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It’s got pretty desperate over here since I received my copy of Cuphead this week. While I have been informed that game journalists are naturally afflicted with a crippling inability to play video games, I had assumed that I would be able to beat Cuphead within a sitting or two. I had heard that it would be difficult, but I mean, run-and-gun games are always tough — I’d get through it, I thought. It’d be a challenge, sure, but I could handle it. I redeemed my code, puffed out my chest like an aggressive pigeon ready to defend its nest, and dived in.
Two days later and here I am, a husk of a man, forced to face the facts that I didn’t beat Cuphead in two sittings. In fact, I didn’t beat it in three, or four, or even five sittings. I still haven’t beat Cuphead, and now I’m staring vacantly at the desktop monitor in my office, a sweaty pile of nervous exhaustion, the words “GIT GUD” repeatedly scrawled across my office walls in red marker pen like that scene in The Shining.
Shitting hell, this game is difficult.
I’ve spent my morning reading Cuphead reviews, and the words “tough but fair” have cut through me like barbed wire. That’s how everyone is describing it: tough, but fair. Tough. But. Fair. Who are these reviewers, with their nigh-on superhuman level of restraint? How have they remained so calm in the face of a game designed to infuriate? How have they played through Cuphead, got to the other side with their controller somehow still in-tact, looked back upon the obstacle course of death they have just traversed and thought: “Tough, but ultimately, fair”?
I envy these people. In the late hours of Thursday evening, my girlfriend poked her head around my office door. “Are you okay?” she asked, notably concerned. “I heard a lot of shouting.” I swivelled around on my office chair to face her, my hair dishevelled and my eyes bloodshot. I looked directly into her eyes. “I honestly want to throw my PC through my fucking window right now,” I explained. She quietly nodded and brought me an ale. I went to sleep last night mid-complaint, still moaning about Cuphead. In the last few days, I’ve talked about Cuphead more than anything else in my life; it has planted itself as the very top of my list of adult responsibilities. If this continues, my bills will go unpaid because I am opting to spend all of my free time ranting about how I cannot beat Cuphead. I will forget to eat because I am too distracted by being miserable about Cuphead. My dogs will go unwalked because I have deemed screaming at Cuphead to be more important than their well-being.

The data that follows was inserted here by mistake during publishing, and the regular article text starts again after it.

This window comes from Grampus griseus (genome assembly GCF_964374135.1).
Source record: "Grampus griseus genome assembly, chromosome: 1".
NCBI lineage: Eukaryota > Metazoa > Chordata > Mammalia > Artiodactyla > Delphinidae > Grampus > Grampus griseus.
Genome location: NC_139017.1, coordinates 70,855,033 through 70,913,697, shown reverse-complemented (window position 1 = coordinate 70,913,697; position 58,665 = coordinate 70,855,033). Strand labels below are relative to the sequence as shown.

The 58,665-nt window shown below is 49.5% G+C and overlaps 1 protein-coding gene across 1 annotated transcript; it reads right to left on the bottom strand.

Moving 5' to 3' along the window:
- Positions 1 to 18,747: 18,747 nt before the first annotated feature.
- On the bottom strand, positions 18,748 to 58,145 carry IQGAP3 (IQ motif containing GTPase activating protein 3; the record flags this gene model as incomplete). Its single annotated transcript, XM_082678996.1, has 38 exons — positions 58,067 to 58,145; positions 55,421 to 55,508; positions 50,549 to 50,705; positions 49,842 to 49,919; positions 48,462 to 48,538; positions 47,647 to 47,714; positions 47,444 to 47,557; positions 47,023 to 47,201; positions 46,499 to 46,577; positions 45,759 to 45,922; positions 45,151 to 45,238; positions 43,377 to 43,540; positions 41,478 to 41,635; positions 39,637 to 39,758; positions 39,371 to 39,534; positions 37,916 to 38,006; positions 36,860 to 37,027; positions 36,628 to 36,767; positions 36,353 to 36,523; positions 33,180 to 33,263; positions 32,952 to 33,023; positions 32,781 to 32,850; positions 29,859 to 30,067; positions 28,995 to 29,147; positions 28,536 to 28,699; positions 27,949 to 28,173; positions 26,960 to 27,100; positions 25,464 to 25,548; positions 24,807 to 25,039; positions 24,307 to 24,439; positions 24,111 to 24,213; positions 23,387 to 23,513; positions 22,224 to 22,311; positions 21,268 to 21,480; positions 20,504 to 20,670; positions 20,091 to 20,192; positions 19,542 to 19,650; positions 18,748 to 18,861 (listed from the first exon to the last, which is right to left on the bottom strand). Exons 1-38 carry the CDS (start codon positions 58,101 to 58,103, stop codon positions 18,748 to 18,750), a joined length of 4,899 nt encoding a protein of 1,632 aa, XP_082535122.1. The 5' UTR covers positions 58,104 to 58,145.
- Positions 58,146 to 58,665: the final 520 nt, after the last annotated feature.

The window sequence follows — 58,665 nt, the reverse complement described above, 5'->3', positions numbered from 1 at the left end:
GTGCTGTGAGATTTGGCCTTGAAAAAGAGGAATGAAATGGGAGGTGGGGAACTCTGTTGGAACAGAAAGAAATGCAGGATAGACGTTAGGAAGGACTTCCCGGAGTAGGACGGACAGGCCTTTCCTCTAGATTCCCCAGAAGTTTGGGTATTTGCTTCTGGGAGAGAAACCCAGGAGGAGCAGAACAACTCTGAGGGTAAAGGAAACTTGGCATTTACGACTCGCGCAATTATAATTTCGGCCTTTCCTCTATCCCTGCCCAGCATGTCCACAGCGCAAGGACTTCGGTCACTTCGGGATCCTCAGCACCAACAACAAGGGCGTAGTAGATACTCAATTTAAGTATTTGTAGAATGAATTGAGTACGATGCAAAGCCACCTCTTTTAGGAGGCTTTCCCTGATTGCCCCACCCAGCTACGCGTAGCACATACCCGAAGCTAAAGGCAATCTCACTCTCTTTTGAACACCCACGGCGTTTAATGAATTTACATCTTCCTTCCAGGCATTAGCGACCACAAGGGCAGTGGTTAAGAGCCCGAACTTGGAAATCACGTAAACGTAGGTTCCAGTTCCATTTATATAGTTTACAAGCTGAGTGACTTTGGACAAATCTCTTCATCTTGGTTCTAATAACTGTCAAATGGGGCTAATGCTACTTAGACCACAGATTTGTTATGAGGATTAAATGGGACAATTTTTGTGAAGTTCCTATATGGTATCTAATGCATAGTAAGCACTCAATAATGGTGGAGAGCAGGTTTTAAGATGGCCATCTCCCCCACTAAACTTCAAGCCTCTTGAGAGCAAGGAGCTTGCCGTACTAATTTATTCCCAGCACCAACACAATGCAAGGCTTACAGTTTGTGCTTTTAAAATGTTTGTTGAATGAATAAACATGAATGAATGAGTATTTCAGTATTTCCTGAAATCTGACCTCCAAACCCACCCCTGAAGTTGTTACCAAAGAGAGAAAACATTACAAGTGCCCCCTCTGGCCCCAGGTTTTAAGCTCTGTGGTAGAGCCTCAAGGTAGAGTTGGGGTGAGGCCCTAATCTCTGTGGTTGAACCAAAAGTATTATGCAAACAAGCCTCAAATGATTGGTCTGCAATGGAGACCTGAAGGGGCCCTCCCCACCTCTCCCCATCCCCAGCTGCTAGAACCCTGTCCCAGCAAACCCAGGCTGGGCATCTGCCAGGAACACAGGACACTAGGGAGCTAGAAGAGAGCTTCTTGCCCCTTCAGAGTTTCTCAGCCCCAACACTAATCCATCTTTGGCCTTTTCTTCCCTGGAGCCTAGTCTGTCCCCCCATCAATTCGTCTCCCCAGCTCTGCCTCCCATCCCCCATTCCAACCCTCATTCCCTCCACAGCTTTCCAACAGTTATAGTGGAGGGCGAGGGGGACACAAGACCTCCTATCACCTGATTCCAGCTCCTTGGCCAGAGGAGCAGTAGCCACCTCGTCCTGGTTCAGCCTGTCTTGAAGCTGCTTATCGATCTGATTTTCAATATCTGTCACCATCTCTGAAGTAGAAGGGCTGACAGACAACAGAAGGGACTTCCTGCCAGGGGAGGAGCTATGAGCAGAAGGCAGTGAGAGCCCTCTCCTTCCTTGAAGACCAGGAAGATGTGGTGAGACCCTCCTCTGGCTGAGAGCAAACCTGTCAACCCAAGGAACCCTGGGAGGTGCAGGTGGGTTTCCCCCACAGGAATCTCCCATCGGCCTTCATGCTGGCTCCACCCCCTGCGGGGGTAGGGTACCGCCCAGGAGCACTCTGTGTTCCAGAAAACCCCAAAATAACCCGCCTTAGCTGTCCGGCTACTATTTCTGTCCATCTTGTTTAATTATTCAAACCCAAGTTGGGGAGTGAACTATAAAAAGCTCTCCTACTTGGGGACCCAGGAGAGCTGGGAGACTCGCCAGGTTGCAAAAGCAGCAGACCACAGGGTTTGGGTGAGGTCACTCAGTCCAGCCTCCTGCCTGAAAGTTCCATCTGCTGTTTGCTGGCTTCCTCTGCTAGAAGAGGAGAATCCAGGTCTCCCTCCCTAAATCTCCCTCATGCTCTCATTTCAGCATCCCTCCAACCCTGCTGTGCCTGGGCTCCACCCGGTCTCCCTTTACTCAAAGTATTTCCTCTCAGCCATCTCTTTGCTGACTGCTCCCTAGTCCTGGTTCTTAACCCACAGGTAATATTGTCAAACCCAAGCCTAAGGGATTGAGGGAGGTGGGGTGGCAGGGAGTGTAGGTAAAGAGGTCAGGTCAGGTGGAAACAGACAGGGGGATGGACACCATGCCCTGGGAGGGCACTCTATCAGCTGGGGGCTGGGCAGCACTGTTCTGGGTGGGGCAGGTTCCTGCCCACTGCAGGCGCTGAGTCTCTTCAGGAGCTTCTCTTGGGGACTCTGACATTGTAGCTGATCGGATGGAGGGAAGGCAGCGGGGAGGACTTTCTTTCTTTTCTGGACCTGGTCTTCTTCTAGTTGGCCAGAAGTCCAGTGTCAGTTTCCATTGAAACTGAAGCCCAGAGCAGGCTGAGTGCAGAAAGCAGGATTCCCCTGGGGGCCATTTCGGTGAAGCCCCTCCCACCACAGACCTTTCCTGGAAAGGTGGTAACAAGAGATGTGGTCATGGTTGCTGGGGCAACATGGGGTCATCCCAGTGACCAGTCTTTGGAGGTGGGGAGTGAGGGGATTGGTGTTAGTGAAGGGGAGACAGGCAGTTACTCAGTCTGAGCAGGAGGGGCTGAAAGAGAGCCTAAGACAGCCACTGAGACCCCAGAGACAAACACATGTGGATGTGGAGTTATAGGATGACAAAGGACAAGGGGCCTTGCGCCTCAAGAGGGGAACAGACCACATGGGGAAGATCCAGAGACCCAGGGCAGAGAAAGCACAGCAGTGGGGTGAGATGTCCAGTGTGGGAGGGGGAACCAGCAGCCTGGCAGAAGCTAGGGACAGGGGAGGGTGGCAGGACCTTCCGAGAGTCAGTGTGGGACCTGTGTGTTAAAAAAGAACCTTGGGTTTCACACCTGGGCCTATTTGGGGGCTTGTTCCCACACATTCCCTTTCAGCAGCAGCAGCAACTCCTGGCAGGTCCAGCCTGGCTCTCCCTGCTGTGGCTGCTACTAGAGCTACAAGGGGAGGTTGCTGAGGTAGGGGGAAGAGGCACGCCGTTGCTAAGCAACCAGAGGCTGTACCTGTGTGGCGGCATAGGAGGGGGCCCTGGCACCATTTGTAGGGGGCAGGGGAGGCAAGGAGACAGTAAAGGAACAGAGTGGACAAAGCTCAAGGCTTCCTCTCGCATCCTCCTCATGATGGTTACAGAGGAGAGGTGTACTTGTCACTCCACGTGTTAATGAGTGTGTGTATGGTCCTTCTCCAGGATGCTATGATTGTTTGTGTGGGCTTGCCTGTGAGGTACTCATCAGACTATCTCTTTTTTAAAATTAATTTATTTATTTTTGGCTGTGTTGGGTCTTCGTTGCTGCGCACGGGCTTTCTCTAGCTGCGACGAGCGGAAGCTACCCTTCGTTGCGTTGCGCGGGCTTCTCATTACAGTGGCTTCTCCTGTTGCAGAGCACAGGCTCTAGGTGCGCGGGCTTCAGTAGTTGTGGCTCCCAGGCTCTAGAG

There are going to be people who say that Cuphead isn’t that difficult. “It’s tough,” they’ll say, “but it’s also fair.” I’ll weep internally when those words exit their mouths. However, I do understand the sentiment. Cuphead is, ultimately, a memory game; while your reflexes have to be on point to overcome its various challenges, you will only succeed when you memorize the attack patterns of its enemies. Armed with only 3 HP and no option to refill your health pool mid-level, the game knows that you’re going to die repeatedly. That’s the point of it all. You’ll die because you didn’t notice the dragon’s tail charging an uppercut beneath you, or because you weren’t expecting the giant bird to fire out a flurry of feathers in your direction, but you know what to expect for next time. You play, then you die, then you play again until you’ve got the hang of it.
In this regard, Cuphead is fair. While its hard-as-nails gameplay takes many cues from old-school ’80s run-and-gun games such as Contra, you won’t have to start at the very beginning of a world if you die too many times — you’ll instead have to face the level all over again. In theory, this sounds pretty easy, which is exactly why I was expecting to swiftly beat it — if I can just keep fighting the same boss with no repercussions, I thought, then even if I sucked at it my persistence would ultimately carry me to victory. Each boss fight only lasts between 3-4 minutes, too, so it’s hardly like it’s an endurance test. However, playing Cuphead is not comparable with simply reading about Cuphead; contending with the boisterousness of its bosses, who throw everything bar the kitchen sink at the player, and demonstrating the near-perfect reaction times required to overcome its many challenges is something that’s best experienced before commented upon.
But despite my frustrations with Cuphead, I’ve still developed something of a love / hate relationship with the game. I love its vibrant, animated art style, its lively jazz soundtrack and its painstakingly detailed boss designs; I hate that it makes me want to die. There are many who won’t struggle with Cuphead as much I clearly have, and an equal number of people who will struggle with it more and refuse to push on past its second world. It’s not a game for everyone, and the feeling of satisfaction earned from defeating a tough level only lasts until the next ball-busting boss battle. However, the madness inspired by trying to push past the brutal learning curve that comes with each new challenge is addictive — sure, Cuphead is slowly driving me nuts, but I want to beat it. I have to beat it. And so I’ll continue on, willingly raising my blood pressure because the cartoon cup I’m controlling won’t stop bumping into fucking enemies. This is my personal Everest and I won’t stop climbing it, no matter how much it makes me hate myself.